06 Jun On This Day In History: Great Seattle Fire Leaves 25 City Blocks In Ruins
During the particularly dry summer of 1889, fires ravaged the northwest part of the U.S. Runaway flames damaged Spokane, Vancouver, and Seattle—all major cities in the Washington Territory. One of these blazes was the most destructive in the Emerald City’s history.
The Great Seattle Fire destroyed 25 city blocks of Seattle’s waterfront in less than a day. In a city built on the logging industry, both metaphorically and figuratively, it didn’t take long for the affordable but combustible timber structures constructed on wood stilts that made up the entire Seattle business district, which was equivalent to 120 acres, to be consumed by fire.
Around 2:20 p.m. on June 6th a 24-year-old Swedish carpenter named John Black was working at Clairmont and Company Cabinet Shop when he accidentally let a pot of hot glue run over onto the floor which was covered in woodchips and turpentine. This started a small fire. Black tried to douse the fire with water, but it only accelerated the blaze.
Fed by the carpentry shop’s timber structure, the fire moved rapidly destroying an entire block in no time. The blaze went into overdrive when it encountered a liquor store and wood boardwalks that connected the town. Although the fire department, which was a volunteer unit, arrived quickly, fire hydrants were not only sparse but connected via wooden pipes. Additionally, the city’s wood buildings and docks made the fire’s work easy. The silver lining of the fire is that no one was killed unless you count the one million rodents who perished.
Rather than becoming a reversal of fortune for the burgeoning seaside city, the citizens of Seattle quickly rebuilt with innovation in mind. Several progressive improvements in the arena of fire and life safety were implemented. “During the rebuilding process business owners turned to brick and stone rather than wood to reconstruct their buildings. They also implemented division walls between buildings,” explains TERPconsulting’s Rob Sontag, CFPS, who has served on various National Fire Protection Association (NFPA) code and standard committees. “Another innovation that resulted from the Great Seattle Fire was the establishment of the Seattle Fire Department in October 1889, replacing the all-volunteer regimen. Additionally, the city’s leaders added more fire hydrants, eliminated the use of wood pipes, and increased the size of the pipes.”
However, the post-fire reconstruction and innovation of Seattle were not without oddities. The merchants who made up the city’s business district quickly reconstructed their shops and saloons where they had originally stood. However, the eager merchants might have gotten ahead of themselves because by the time the shops were rebuilt, the city had finally made the necessary preparations for a new set of streets and built them on top of the just resurrected establishments.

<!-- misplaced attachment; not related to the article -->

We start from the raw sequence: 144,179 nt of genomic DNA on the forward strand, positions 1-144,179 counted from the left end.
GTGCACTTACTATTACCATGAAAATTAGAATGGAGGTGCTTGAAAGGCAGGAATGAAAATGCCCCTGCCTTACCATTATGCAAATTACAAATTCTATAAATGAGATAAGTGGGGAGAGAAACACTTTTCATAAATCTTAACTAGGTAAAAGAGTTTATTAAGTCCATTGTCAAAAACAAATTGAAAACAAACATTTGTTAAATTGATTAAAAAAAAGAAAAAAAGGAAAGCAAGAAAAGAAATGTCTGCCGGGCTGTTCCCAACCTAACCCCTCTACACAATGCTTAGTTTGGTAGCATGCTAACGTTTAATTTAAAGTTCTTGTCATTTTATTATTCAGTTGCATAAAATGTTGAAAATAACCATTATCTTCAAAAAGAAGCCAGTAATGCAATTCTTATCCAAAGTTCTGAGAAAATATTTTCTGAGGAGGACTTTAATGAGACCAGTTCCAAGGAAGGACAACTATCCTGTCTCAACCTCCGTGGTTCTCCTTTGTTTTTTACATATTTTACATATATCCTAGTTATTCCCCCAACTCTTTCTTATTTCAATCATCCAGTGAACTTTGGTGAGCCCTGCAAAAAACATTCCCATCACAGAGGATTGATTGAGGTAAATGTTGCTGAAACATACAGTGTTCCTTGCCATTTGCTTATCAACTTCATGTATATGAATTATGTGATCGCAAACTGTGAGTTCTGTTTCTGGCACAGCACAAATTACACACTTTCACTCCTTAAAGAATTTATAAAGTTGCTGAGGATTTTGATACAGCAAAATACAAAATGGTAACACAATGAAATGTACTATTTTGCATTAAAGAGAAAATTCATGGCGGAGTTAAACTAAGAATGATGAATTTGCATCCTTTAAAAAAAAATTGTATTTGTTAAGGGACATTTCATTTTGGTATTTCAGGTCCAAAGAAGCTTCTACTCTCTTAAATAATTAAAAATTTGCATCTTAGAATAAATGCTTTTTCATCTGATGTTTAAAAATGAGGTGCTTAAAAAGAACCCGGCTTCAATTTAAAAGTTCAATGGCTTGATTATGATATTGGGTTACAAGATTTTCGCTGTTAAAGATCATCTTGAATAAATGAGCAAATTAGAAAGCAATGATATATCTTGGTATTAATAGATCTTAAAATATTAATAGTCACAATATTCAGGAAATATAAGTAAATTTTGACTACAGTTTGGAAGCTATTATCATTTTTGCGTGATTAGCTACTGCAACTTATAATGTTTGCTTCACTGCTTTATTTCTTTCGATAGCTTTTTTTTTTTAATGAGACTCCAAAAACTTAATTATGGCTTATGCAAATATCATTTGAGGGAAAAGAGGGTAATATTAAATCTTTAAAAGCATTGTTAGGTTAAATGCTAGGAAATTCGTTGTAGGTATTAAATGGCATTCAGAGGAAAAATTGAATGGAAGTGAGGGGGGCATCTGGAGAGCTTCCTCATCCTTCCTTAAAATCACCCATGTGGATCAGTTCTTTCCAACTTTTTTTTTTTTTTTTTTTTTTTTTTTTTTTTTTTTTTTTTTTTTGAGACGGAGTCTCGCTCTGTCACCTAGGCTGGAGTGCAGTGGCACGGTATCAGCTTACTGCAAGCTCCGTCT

The enthusiastic merchants were not to be deterred and they quickly built brand-new shops on the newly built streets, which in turn created two levels of shops. Once the second level was completed the first level was still doing business as usual so it was decided both levels would remain open. As far as the awkward issue of how to enter the ground-level shops, ladders were placed on street corners for access. Of course, 20- to 40-foot-deep holes at every street corner could be problematic after a “night on the town” and, in turn, 17 involuntary suicides occurred.
By the time the Gold Rush hit the Emerald City a few years later, Seattle’s infamous underground had attracted a skid row of vagrants, alcoholics, drug addicts, and prostitutes that would later become a breeding ground for the bubonic plague of 1907. This led the city to officially close the underground tunnels and abandoned rooms.
Many decades later it was named a historic district and today this area of Seattle is known as Pioneer Square. If you are interested in delving deeper into the quirky and inventive history behind the Great Seattle Fire, the next time you visit the Emerald City you can take an Underground Tour detailing the post-fire construction that lies beneath this curious neighborhood.
Top photo credit: Boyd and Braas
Middle photo credit: Frank LaRoche
Bottom photo credit: John P. Soule